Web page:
Arches' arches

Last week's question: what are the fluid dynamics of drafting?

Drafting is the practice of staying behind another moving object to reduce the energy needed to move. This is possible because when air moves past an object, there is a small area behind said object where the air cannot reform as rapidly, creating an area of low pressure. This low pressure is filled by pulling nearby particles, including those of the following object, towards it, hence saving energy on the following object's part.

Despite this somewhat technical explanation, I can't see to find fluid flow diagrams of drafting. Maybe someone would be so kind as to provide one?

This week's question: How are the stone arches in Arches National Park and elsewhere formed?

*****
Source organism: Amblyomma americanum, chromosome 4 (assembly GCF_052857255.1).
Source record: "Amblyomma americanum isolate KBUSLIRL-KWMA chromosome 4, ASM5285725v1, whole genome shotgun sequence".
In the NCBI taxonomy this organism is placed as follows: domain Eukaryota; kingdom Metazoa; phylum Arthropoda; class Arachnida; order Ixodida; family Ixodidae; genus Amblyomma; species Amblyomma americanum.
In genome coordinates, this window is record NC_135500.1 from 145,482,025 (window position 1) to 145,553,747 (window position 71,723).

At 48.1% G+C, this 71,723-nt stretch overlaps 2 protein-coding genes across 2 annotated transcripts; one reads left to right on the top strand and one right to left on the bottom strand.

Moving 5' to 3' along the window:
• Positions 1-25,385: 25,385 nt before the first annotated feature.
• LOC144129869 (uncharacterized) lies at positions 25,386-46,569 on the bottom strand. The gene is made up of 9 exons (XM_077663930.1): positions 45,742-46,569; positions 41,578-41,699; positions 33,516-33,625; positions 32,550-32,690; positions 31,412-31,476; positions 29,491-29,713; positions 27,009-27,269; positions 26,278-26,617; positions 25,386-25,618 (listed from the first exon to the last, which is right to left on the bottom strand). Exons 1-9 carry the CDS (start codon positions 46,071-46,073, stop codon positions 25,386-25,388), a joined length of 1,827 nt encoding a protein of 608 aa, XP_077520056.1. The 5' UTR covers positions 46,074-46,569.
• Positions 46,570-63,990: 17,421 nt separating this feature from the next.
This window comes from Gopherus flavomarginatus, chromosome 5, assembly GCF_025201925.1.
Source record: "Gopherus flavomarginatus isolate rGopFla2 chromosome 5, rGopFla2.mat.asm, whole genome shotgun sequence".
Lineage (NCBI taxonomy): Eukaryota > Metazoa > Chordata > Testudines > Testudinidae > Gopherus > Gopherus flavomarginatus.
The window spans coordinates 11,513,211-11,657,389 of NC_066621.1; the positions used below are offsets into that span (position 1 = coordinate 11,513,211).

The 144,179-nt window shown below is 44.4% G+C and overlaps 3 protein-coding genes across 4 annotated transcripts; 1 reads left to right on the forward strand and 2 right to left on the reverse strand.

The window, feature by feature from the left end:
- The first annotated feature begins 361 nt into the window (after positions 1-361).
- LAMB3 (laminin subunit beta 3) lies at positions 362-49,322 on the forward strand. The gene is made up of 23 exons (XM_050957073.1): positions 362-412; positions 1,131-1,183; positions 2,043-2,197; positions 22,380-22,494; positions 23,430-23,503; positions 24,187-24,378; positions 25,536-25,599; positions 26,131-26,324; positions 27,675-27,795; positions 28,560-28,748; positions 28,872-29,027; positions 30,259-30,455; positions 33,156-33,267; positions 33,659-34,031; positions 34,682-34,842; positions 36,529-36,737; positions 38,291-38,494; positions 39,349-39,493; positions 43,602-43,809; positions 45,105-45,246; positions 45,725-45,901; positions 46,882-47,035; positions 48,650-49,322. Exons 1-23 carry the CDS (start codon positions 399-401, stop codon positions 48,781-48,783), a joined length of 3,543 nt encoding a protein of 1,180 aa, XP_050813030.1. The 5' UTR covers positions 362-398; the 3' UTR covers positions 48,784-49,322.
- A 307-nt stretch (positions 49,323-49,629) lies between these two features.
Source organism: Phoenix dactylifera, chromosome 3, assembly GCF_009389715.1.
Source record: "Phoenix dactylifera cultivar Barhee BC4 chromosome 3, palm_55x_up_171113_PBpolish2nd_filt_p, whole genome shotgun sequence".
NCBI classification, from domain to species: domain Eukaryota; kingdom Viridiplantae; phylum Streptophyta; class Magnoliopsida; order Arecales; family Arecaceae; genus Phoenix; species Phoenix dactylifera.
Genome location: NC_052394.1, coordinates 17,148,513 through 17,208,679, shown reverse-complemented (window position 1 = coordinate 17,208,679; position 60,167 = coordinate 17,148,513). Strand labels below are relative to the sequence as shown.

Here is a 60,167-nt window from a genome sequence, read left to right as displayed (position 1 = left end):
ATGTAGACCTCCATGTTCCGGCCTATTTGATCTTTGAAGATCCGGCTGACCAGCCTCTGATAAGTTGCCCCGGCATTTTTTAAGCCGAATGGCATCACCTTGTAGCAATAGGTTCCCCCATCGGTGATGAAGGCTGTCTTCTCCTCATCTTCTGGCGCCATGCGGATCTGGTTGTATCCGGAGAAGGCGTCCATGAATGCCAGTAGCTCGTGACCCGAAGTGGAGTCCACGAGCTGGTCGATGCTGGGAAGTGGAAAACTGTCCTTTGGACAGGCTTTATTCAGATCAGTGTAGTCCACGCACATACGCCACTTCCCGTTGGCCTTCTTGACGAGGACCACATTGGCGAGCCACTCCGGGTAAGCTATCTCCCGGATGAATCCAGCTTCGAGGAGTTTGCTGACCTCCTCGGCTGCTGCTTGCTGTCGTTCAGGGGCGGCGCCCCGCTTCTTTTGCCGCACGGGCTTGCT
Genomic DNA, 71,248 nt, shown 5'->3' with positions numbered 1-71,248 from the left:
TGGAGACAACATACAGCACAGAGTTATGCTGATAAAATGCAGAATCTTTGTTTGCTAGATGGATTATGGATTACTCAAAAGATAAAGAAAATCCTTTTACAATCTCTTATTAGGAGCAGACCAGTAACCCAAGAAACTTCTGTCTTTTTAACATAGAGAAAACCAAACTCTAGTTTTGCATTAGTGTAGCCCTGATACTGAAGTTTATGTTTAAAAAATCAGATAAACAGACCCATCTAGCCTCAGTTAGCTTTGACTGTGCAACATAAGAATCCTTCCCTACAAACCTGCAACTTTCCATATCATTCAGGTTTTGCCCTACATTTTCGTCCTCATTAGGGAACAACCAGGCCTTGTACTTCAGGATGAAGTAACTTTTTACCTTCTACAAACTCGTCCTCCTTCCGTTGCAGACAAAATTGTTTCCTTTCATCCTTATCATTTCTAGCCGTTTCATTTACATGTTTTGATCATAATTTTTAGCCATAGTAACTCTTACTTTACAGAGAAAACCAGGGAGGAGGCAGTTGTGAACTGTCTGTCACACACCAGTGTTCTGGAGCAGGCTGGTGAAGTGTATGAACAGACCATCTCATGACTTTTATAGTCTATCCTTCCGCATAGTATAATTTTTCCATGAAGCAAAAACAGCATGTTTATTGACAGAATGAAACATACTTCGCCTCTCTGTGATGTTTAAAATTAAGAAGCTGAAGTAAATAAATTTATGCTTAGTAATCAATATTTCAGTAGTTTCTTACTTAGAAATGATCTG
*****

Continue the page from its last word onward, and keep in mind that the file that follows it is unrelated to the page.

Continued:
1 comment :

  1. Seeing as to how 70% of cycling race tactics are drafting-related, I have some experience with this, if not actual fluid flow diagrams.

    Here are some (more or less obvious) notes about how drafting works for cycling:

    If I am riding directly into the wind, I would need to position myself directly behind the rider in front. If there is a crosswind, I would need to angle myself to the side of the rider. If you look at airshots of pro races with crosswinds, you'd see that the pack aligns itself into a slant, which each person's front wheel slightly overlapping the back wheel of the rider in front.

    Assuming a straight-on headwind, the "sweet spot" where the draft is felt most strongly is when my front wheel is no more than a 6"-12" behind the back wheel in front of me.

    Say there are 5 riders in a line. The third wheel is noticeably the best position. The second wheel still feels a good portion of the wind. Nearer the back, the draft gets diluted significantly.

    I save approximately 1% of energy for each mile-per-hour I'm going if I'm drafting correctly.

    Also awesome but potentially deadly: drafting cars.